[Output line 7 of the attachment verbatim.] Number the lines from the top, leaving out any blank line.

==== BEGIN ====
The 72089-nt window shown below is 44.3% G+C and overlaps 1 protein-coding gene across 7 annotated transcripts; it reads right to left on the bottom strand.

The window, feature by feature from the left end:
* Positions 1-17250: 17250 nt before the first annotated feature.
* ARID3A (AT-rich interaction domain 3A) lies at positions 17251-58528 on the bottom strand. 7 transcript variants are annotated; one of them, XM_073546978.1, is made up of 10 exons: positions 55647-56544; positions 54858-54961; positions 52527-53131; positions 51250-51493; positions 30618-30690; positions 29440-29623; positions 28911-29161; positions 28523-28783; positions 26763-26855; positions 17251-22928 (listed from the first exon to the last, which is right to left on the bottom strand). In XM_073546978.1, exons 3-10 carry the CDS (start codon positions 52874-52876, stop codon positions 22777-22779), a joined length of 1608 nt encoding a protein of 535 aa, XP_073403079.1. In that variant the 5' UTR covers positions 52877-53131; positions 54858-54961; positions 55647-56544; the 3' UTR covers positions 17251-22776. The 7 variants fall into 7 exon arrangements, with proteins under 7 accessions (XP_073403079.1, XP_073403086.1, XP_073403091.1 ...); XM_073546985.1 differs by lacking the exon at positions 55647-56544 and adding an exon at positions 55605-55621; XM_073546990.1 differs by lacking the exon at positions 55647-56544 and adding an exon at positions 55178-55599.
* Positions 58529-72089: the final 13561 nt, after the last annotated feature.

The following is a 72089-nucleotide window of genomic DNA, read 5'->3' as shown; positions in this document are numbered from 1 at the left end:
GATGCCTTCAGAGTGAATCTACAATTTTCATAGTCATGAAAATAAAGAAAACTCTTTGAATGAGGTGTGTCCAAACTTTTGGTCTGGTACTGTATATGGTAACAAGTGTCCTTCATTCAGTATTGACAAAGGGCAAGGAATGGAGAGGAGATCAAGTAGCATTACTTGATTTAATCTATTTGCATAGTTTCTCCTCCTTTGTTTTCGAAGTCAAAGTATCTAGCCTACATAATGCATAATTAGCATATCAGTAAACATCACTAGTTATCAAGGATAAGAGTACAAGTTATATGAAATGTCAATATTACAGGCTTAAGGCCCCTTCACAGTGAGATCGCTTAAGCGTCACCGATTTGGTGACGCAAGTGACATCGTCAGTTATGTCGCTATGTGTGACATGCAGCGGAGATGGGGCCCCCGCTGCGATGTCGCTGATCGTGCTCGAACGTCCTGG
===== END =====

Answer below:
GATGCCTTCAGAGTGAATCTACAATTTTCATAGTCATGAAAATAAAGAAAACTCTTTGAATGAGGTGTGTCCAAACTTTTGGTCTGGTACTGTATATGGTAACAAGTGTCCTTCATTCAGTATTGACAAAGGGCAAGGAATGGAGAGGAGATCAAGTAGCATTACTTGATTTAATCTATTTGCATAGTTTCTCCTCCTTTGTTTTCGAAGTCAAAGTATCTAGCCTACATAATGCATAATTAGCATATCAGTAAACATCACTAGTTATCAAGGATAAGAGTACAAGTTATATGAAATGTCAATATTACAGGCTTAAGGCCCCTTCACAGTGAGATCGCTTAAGCGTCACCGATTTGGTGACGCAAGTGACATCGTCAGTTATGTCGCTATGTGTGACATGCAGCGGAGATGGGGCCCCCGCTGCGATGTCGCTGATCGTGCTCGAACGTCCTGG